Jozi Stars’ title defence hopes are hanging by a thread after losing a fifth successive match in the Mzansi Super League (MSL). Although mathematically it is still possible for them to make the playoffs, they will need more than just their own results to go their way. Despite shuffling their batting line-up, the Stars did not manage to score enough runs and their 129 for 3 was never going to be enough against a strong Paarl Rocks side. James Vince picked up from his undefeated 86 against the Spartans last Sunday, scoring 43 to ensure the Rocks successfully chased down their target inside 17 overs. They move to third on the table, four points behind leaders, the Nelson Mandela Bay Giants.
Will Chris Gayle play his 400th T20 in South Africa?
In his 399th T20 game, Chris Gayle was dropped down the order to No.3 after a poor start, with 46 runs in five innings so far. At first, the move seemed successful. Ryan Rickelton and Reeza Hendricks opened the Stars’ innings with a strong stand of 64 in 9.4 overs before Rickelton was dismissed for 40. That brought Gayle to the crease with enough of a foundation to get going immediately. But Gayle only managed a single before he was struck on the pad by Hardus Viljoen and given out. Replays showed the ball had pitched outside leg but with no DRS, Gayle would not have even been able to review. He is now in danger of leaving the tournament without making much of an impression or completing a personal milestone. Gayle is available for one more match in this tournament when the Stars play the Tshwane Spartans on Sunday. If he plays, it will be his 400th, but the Stars have already hinted they made need to make significant changes to their side.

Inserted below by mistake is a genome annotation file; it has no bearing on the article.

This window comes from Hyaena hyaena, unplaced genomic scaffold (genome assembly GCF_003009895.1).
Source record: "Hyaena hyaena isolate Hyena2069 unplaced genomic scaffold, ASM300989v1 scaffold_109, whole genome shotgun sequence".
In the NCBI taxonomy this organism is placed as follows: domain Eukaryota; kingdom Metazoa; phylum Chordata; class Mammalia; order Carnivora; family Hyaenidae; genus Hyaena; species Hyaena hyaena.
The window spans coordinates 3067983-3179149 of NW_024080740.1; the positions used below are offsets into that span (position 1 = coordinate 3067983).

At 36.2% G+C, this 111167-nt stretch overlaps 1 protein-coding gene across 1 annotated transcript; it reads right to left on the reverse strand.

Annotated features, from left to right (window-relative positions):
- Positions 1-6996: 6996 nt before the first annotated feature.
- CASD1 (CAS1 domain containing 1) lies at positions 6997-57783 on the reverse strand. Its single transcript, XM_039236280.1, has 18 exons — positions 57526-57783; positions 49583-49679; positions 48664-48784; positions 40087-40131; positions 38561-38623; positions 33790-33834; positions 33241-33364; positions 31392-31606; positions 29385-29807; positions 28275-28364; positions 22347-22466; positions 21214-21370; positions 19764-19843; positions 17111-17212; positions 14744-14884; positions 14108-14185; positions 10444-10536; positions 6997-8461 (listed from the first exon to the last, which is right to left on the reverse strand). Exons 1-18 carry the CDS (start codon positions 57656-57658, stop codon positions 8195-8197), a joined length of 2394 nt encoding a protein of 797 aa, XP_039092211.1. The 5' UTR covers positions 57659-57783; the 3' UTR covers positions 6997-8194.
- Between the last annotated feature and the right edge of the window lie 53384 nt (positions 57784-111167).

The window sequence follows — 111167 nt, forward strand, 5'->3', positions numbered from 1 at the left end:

Tabraiz Shamsi has packed his phone away for this season and is now showing off his skills as a magician in the making. Shamsi keeps a handkerchief in his pocket which turns into a wand, and when he takes a wicket, he brings it out in celebration. The contraption made its first appearance in this edition of the MSL when he had Hendricks caught at long-off. None of Shamsi’s team-mates went too close to him when the catch was taken, perhaps knowing he needed some space, and allowed the Paarl crowd to see their very own Harry Potter at work.
KG on the comeback trail
Kagiso Rabada has not looked his usual sprightly self since the tour of India, until his first ball at Boland Park. It wasn’t the first ball of the innings, as it might ordinarily have been. Rabada was used as first-change after Gayle was given the new ball, and he quickly showed what he is capable of. He fired in a full delivery outside off, and Henry Davids, who was caught on the back foot trying to cut, inside-edged onto leg-stump, which went cartwheeling away. Rabada returned in the 15th over, with the cause all but lost and managed to have something of a last say when he caught Mangaliso Mosehle off his own bowling. A lengthy check for a no-ball showed that Rabada was just on the line and Mosehle had to go. Rabada could have had a third off the next ball but Gayle dropped an Isuru Udana skier at point.
The match was tensely poised with the Paarl Rocks on 64 for 4 halfway through their chase, still needing 66 runs off the final 10 overs when Duanne Olivier released the pressure with an over that cost 15. Vince was the beneficiary of Olivier’s misdirected line down leg and the vacant third man area, where he sent three, successive boundaries. The required run-rate dipped under six an over after that, and dipped to four when Simon Harmer’s second over cost 17. There was no stopping the Rocks from there.
Members’ Council likely to rescind CSA’s domestic restructure
Cricket South Africa’s (CSA) Members’ Council is likely to go back on their proposal of having a 12-team provincial set-up in place of the six-team franchise system. The decision was mooted during a meeting of the 14 affiliate presidents, who made up the council, in Johannesburg on Friday. The council also plans to appoint a committee to chart the way forward.